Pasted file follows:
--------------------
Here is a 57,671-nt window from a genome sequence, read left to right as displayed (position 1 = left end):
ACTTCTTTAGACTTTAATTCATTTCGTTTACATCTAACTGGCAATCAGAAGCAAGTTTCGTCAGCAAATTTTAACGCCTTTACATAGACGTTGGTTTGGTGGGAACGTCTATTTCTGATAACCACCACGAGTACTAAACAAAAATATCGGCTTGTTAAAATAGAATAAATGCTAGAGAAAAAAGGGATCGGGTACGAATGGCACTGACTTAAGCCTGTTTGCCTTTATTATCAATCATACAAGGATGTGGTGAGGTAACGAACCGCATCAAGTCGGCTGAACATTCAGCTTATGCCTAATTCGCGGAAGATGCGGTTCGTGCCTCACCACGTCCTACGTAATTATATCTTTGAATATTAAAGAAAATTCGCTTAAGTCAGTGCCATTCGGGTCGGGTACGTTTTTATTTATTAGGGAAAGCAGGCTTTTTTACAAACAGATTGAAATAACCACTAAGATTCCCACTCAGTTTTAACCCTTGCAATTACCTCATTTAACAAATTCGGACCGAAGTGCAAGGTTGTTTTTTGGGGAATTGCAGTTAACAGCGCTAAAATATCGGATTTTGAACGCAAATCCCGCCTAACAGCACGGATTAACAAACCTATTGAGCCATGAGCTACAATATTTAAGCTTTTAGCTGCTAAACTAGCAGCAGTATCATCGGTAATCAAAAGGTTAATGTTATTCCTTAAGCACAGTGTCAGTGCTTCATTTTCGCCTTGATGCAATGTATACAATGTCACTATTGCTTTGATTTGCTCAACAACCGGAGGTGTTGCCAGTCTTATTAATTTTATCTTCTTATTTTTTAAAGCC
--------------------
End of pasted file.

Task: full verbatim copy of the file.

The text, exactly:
Here is a 57,671-nt window from a genome sequence, read left to right as displayed (position 1 = left end):
ACTTCTTTAGACTTTAATTCATTTCGTTTACATCTAACTGGCAATCAGAAGCAAGTTTCGTCAGCAAATTTTAACGCCTTTACATAGACGTTGGTTTGGTGGGAACGTCTATTTCTGATAACCACCACGAGTACTAAACAAAAATATCGGCTTGTTAAAATAGAATAAATGCTAGAGAAAAAAGGGATCGGGTACGAATGGCACTGACTTAAGCCTGTTTGCCTTTATTATCAATCATACAAGGATGTGGTGAGGTAACGAACCGCATCAAGTCGGCTGAACATTCAGCTTATGCCTAATTCGCGGAAGATGCGGTTCGTGCCTCACCACGTCCTACGTAATTATATCTTTGAATATTAAAGAAAATTCGCTTAAGTCAGTGCCATTCGGGTCGGGTACGTTTTTATTTATTAGGGAAAGCAGGCTTTTTTACAAACAGATTGAAATAACCACTAAGATTCCCACTCAGTTTTAACCCTTGCAATTACCTCATTTAACAAATTCGGACCGAAGTGCAAGGTTGTTTTTTGGGGAATTGCAGTTAACAGCGCTAAAATATCGGATTTTGAACGCAAATCCCGCCTAACAGCACGGATTAACAAACCTATTGAGCCATGAGCTACAATATTTAAGCTTTTAGCTGCTAAACTAGCAGCAGTATCATCGGTAATCAAAAGGTTAATGTTATTCCTTAAGCACAGTGTCAGTGCTTCATTTTCGCCTTGATGCAATGTATACAATGTCACTATTGCTTTGATTTGCTCAACAACCGGAGGTGTTGCCAGTCTTATTAATTTTATCTTCTTATTTTTTAAAGCC